I am going to go against the grain here. I think it is important to understand mechanisms. Because understanding mechanisms leads to practical applications. And practical applications cannot be waved away by the materialist scientists. It is fun to exercise ourselves intellectually here, but I fear we will eventually turn (evolve?) into a coffee klatsch unless the ID scientists out there cure a disease or fix a genetic condition. rrf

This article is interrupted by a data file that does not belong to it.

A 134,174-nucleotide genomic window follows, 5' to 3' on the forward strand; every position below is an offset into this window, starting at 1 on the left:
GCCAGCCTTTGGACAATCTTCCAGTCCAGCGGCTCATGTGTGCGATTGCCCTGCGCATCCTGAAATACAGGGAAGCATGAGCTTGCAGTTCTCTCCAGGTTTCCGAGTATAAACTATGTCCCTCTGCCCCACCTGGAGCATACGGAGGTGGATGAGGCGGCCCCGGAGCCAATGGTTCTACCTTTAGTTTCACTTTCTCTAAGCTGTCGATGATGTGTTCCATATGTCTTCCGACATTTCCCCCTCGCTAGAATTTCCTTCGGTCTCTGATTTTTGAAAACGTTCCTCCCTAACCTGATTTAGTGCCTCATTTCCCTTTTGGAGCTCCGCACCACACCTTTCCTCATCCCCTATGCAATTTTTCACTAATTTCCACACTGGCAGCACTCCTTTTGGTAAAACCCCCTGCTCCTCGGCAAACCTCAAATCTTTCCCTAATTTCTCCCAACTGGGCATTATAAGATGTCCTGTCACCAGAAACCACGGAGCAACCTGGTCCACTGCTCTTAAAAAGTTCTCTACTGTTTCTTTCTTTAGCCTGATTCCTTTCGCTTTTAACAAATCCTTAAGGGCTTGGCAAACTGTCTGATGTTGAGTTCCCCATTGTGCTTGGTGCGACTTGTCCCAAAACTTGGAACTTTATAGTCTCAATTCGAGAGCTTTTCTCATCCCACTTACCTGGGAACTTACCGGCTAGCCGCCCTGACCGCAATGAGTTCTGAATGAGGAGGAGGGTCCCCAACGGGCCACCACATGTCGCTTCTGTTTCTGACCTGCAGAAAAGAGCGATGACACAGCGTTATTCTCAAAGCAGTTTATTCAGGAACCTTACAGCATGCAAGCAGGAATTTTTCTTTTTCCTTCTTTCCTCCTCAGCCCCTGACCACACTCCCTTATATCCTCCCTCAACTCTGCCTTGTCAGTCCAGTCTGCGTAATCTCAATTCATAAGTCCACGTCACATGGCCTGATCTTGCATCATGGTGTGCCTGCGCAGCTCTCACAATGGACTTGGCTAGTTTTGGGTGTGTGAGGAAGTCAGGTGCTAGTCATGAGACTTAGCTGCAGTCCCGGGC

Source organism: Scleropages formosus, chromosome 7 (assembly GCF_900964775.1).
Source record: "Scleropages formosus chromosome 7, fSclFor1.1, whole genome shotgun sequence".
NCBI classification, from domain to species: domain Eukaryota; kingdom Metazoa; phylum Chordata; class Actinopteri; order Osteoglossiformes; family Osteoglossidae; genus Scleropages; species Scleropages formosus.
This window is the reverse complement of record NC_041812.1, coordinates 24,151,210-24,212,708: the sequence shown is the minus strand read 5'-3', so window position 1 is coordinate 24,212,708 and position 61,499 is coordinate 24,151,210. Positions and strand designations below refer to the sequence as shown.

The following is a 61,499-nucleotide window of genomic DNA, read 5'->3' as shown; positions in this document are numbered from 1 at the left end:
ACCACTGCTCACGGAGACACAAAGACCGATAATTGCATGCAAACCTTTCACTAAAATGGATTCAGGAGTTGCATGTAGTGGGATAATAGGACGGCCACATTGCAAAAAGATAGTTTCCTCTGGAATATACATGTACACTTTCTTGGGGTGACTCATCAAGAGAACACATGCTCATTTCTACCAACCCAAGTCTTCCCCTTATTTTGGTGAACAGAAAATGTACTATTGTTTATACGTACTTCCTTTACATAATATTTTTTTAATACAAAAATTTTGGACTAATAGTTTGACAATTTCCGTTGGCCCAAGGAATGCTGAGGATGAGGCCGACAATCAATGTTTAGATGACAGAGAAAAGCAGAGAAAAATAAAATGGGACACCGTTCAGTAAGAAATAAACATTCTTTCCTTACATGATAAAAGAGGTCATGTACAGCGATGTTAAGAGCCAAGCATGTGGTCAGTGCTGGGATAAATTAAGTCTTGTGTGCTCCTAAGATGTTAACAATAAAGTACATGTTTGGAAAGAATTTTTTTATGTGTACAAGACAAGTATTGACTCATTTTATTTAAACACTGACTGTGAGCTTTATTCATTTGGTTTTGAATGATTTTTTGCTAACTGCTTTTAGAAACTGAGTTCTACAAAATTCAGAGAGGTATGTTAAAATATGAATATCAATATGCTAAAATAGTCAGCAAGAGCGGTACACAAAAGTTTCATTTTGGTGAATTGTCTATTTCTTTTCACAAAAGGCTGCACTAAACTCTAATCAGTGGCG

I’m pretty new to ID and ‘agnostic’ at the moment. The issue in this post is a big stumbling block for me. Some of my thoughts are: - If we don’t know precisely why gravity works, we certainly know how ie. we know exactly how it will come to bear on any body or bodies in any given set of circumstances. The fact that we can delineate the boundaries and qualities of gravity gives it meaning – quite apart from the fact that we can put the knowledge to huge practical use eg. satellites orbiting. This can’t be said of ID. In ID it seems to be expressly forbidden to consider “who, how, why, where, and when”. This can only serve to give ID a certain nebulous quality – sometimes it appears to me to be nothing more than an educated guess. Lots of comments on UD say things to the effect that “ID is obvious”. Well, I’m afraid it is certainly not obvious to me. I’m willing to be persuaded, but I need more ‘meat’. Another problem I have is that a lot of ID-related effort is not expressly about ID at all, but rather criticisms of Darwinism. This is all fine (in fact, the most interesting area, as far as I’m concerned), but the assumption that the collapse of Darwinism equals the triumph of ID is a logical non-sequitur. Lastly, and related to the above comment – if we don’t have any hard facts about the mechanisms of ID, then how do we know it’s not happening in those areas other than the ones where we feel the conventional materialist / naturalist explanations fail ie. in everything (of course, theists would say it / He is) duncan